With the proliferation of mobile devices and increasing consumer expectations to stay connected regardless of their environment, automotive makers are under growing pressure to deliver on the promise of the connected car. However, according to J.D. Power, voice recognition in cars continues to be the leading complaint among new vehicle owners.¹
“There is a need for improvement by OEMs to ensure factors such as accuracy, natural language capabilities and unique user profiling are implemented…”
Diane O’Neill, Director at UXIP says, “There is a need for improvement by OEMs to ensure factors such as accuracy, natural language capabilities and unique user profiling are implemented to encourage both consumer use and satisfaction of in-vehicle speech recognition systems in the future.”²
Global automotive manufacturers face the added complexity of localizing their in-car systems for multiple languages. This requires large data collections which are very difficult for in-house engineering teams to manage. Speech needs to be collected in various driving environments so that the in-car system knows how to recognize language in multiple driving scenarios that account for weather conditions, types of roads, and so on. Since their engineers don’t have a language background — which is critical to speech data collections— OEMs may outsource this effort to skilled firms with a deep linguistic background.
¹ 2018 JD Power Multimedia Quality and Satisfaction Study
As an experienced solution provider for the automotive industry, Appen offers a full-service approach for localization, data collection, in-car testing and validation, and linguistic consulting. Our experienced project managers, who have years of experience working in the automotive industry, work directly with the OEM’s engineering team to develop and implement a program that provides high-quality training data for all target languages. They define the program, localize commands, prompts & display text, recruit native speakers according to the OEM’s target demographics, record utterances in various environments, manage the transcription of the data, and review it for accuracy. The audio and metadata are then packaged according to the OEM’s requirements. This data is used to ensure that the in-car system understands what the driver is saying. Appen also provides TTS evaluation services, where reports are produced based on native speaker feedback to help improve the accuracy and naturalness of the synthesized voice that responds to the driver’s commands.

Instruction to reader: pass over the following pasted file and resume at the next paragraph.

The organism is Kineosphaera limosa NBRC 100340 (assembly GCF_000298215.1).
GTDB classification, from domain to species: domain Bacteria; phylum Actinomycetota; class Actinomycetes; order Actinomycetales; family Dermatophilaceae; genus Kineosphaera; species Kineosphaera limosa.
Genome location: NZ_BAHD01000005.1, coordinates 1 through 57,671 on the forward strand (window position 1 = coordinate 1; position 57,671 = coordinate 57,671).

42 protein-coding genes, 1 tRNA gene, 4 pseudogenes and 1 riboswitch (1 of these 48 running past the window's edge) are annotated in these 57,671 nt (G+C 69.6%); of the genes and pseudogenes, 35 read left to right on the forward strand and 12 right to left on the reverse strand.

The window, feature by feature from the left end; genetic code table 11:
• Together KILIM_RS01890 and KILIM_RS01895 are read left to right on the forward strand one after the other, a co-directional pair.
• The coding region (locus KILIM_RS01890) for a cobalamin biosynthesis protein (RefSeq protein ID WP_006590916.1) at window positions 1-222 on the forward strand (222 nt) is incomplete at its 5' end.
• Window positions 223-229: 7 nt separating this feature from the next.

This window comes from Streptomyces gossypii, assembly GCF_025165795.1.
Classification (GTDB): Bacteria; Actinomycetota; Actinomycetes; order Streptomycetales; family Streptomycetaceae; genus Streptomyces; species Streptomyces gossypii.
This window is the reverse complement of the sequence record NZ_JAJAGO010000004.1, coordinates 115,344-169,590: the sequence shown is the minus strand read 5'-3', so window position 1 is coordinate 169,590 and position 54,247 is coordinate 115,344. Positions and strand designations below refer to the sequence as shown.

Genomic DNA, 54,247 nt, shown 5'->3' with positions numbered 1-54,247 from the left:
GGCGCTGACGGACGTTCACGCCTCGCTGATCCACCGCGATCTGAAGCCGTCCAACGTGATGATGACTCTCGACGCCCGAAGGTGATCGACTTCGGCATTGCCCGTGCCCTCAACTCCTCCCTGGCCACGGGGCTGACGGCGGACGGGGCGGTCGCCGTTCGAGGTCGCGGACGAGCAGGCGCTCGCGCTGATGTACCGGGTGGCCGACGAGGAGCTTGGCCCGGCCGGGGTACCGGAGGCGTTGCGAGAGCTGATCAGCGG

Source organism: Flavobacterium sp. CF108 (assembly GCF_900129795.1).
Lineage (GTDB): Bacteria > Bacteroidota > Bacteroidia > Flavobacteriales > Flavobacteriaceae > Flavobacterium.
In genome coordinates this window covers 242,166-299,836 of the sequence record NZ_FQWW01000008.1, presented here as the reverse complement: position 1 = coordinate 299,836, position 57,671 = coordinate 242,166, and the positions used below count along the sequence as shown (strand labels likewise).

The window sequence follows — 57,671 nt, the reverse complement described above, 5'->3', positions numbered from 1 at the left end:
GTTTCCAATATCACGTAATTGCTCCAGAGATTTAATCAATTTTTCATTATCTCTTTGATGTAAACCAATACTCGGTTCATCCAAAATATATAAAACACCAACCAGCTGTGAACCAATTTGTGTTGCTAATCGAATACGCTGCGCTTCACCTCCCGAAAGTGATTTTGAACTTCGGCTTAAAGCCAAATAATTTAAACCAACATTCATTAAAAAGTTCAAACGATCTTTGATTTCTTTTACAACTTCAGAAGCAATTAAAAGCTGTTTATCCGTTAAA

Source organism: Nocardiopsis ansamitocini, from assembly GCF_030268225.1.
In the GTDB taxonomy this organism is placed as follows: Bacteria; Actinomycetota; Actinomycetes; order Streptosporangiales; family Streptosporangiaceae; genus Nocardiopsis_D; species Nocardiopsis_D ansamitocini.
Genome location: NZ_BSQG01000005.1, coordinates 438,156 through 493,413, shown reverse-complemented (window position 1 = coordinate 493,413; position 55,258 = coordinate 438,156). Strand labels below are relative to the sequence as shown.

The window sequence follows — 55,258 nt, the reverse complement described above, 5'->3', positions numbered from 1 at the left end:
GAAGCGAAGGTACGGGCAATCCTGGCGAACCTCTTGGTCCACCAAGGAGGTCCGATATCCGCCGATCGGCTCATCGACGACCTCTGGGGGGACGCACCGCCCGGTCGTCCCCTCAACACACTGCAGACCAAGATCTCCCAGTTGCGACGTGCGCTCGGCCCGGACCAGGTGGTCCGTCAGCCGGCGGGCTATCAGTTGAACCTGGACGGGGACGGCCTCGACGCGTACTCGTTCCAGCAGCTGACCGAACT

An important aspect of Appen’s solution is its testing facility in Detroit. This facility allows our team to work closely with our clients to test various in-car setups. Our professional recording booth also allows us to collect utterances in simulated driving environments, which is critical to developing a high-quality voice recognition system.
Another key component that Appen provides as part of the engagement with the OEM is linguistic consulting. As the Appen team has deep linguistic experience, they not only ensure that translations are consistent, but they advise engineers on the nuances of language that other firms may not have the ability to do. And with their knowledge of automotive terminology and translations specific to automotive use cases, they provide unique value to the client to support its large-scale localization efforts.
Working with Appen allows the OEM’s engineers to focus on the core development work needed to develop leading in-car systems. Our years of experience in the automotive industry have allowed us to quickly engage with the OEM’s team to develop robust data collection and validation programs that consistently meet their needs, leading to a long-standing relationship. With Appen’s comprehensive solution offering from project development to speaker recruitment to data validation, the OEM has expanded into new markets with the confidence of knowing that its voice recognition system has been trained by high-quality data backed by extensive linguistic capabilities.
A leading global OEM has worked with Appen for over 10 years to develop the data needed to train its voice recognition systems for more than 20 languages.